Severe and acute hypercapnia, subsequent to the mistaken connection of a carbon dioxide cylinder on the nitrous oxide manifold: a report of three simultaneous cases


Hypercapnia, Nitrous Oxide, Cylinder fittings

Published online: Dec 21 2023

S. Chakupurakal1, G. Gamela2, Y. Ghosez2, P. Van Der linden3

1 Department of anaesthesiology, Catholic University of Leuven, Brussels, Belgium
2 Department of anaesthesiology, Hospital centre EpiCURA, Belgium
3 Department of anaesthesiology, Hospital centre Grand Hò‚pital de Charleroi, Belgium


Ensuring the delivery of correct gas mixtures during anesthesia is of paramount importance for perioperative patient safety. Accidents resulting from a problem with the supply of medical gases to the operating theater are rare; however, the consequences can be serious. Given the continuous advances in safety measures for the administration of medical gases, it is reasonable to assume that current patients consistently receive the intended gas, as requested by the anesthesiologist. Nevertheless, it is necessary to acknowledge that human error may still occur, despite the automation and safety protocols in place.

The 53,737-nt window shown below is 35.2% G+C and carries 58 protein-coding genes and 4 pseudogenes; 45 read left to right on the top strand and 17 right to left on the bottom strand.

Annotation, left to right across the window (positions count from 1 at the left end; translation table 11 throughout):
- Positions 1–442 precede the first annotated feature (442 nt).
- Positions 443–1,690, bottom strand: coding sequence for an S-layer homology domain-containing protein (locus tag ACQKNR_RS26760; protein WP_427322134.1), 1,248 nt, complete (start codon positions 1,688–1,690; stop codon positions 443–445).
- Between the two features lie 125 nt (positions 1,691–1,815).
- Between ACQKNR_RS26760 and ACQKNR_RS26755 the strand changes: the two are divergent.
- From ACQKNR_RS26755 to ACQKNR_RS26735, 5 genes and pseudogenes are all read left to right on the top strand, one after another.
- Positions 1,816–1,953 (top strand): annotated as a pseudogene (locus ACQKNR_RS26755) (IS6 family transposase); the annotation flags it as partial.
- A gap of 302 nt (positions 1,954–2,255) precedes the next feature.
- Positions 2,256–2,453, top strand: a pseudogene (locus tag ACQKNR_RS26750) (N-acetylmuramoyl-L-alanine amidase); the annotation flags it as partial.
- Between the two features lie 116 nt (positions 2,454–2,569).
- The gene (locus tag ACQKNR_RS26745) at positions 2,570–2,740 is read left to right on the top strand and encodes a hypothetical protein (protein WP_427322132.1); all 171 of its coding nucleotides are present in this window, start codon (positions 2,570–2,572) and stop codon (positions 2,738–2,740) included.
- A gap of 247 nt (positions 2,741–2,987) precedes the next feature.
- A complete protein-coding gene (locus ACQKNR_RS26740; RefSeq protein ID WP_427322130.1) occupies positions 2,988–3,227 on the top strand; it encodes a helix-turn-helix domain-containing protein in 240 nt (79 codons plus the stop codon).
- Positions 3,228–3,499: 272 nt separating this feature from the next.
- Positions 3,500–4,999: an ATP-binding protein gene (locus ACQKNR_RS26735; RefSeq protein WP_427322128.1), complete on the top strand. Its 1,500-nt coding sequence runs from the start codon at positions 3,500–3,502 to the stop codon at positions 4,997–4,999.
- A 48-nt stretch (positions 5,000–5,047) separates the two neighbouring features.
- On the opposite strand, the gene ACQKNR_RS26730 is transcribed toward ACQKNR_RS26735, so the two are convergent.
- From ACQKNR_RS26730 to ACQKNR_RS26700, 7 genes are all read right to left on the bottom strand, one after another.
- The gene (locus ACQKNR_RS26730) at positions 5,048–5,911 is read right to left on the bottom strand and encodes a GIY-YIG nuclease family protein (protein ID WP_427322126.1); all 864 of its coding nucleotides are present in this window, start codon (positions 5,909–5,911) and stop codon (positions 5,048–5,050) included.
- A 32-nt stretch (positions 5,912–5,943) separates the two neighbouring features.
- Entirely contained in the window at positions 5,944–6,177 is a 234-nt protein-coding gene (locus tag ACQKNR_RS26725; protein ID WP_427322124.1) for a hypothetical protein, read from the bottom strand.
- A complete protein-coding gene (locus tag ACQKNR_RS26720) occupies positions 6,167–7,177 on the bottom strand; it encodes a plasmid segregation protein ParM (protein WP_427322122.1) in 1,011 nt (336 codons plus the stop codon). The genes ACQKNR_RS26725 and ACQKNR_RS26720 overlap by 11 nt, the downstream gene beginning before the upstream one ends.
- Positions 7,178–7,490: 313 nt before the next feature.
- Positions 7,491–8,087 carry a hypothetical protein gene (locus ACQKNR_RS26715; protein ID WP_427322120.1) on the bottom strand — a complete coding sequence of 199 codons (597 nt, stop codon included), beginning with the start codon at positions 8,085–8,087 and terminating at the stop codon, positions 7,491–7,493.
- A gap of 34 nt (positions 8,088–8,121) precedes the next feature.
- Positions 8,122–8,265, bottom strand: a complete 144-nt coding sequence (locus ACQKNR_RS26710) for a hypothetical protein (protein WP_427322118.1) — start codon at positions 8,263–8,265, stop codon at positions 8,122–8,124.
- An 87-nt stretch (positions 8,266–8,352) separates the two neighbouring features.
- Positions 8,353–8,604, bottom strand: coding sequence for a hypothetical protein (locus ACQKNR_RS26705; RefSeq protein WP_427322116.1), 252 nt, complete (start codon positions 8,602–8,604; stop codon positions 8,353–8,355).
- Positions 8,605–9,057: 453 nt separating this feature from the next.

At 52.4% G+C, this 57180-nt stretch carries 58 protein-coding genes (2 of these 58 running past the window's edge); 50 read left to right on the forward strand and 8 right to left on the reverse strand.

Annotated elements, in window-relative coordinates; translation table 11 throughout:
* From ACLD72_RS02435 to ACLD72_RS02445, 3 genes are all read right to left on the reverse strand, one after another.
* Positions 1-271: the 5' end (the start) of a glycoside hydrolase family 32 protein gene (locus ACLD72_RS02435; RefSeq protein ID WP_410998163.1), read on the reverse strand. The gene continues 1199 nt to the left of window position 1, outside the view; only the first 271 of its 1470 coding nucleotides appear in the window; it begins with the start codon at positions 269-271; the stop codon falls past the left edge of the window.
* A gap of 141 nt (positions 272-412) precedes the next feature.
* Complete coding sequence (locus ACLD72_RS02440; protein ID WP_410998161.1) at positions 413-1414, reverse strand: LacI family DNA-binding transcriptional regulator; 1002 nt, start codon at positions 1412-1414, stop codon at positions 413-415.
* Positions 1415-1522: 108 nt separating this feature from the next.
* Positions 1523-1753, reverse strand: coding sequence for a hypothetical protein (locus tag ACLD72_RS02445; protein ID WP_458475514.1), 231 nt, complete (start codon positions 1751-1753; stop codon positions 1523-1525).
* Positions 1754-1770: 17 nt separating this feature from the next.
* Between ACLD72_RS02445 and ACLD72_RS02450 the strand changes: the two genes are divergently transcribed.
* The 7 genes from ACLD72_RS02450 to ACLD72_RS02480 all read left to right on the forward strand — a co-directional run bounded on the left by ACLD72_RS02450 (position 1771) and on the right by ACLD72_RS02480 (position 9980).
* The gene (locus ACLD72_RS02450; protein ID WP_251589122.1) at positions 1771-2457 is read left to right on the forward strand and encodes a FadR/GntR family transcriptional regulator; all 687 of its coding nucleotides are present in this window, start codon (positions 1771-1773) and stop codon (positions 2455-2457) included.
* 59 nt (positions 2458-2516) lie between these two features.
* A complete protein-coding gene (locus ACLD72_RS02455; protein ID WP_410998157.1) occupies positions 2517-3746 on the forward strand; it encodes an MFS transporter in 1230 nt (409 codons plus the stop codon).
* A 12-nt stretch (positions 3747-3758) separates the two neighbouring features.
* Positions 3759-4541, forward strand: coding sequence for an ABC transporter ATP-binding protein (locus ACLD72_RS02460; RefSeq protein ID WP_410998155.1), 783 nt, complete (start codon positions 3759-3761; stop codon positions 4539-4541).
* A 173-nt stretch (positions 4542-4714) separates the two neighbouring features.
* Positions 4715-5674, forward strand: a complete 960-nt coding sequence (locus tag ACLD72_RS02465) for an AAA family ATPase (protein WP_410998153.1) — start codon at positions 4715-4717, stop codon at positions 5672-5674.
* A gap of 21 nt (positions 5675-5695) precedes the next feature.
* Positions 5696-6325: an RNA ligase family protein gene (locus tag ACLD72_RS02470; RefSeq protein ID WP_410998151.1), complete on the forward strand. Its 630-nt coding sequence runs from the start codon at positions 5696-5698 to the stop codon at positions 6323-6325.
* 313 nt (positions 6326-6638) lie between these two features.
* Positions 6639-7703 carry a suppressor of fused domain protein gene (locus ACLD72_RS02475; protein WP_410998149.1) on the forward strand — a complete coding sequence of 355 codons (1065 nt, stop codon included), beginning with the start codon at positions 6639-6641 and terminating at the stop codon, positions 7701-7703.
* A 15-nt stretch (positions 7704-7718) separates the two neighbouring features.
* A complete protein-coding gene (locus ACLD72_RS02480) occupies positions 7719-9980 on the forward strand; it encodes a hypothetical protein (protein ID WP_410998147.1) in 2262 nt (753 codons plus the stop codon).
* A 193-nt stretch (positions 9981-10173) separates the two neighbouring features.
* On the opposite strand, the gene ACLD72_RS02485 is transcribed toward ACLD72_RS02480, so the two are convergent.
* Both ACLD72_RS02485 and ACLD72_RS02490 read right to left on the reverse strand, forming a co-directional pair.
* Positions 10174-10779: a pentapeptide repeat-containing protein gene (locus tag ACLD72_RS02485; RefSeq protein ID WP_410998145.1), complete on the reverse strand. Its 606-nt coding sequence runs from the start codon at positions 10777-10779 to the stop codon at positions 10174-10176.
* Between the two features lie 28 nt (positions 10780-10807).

Simultaneously in three operating rooms, we observed abrupt and sever cases of hypercapnia that occurred during general anesthesia when nitrous oxide was requested. These incidents were due to a carbon dioxide cylinder connected in the place of a nitrous oxide cylinder on the manifold.
Patient management, operating theater supervision and factors responsible for this serious adverse event will be discussed in this report. This problem appears to be fairly specific to Belgium where the standard cylinder fittings for the two gasses involved are either the same or close enough to be misconnected on the manifold. Local measures, as well as general recommendations, are proposed to prevent a similar incident in the future.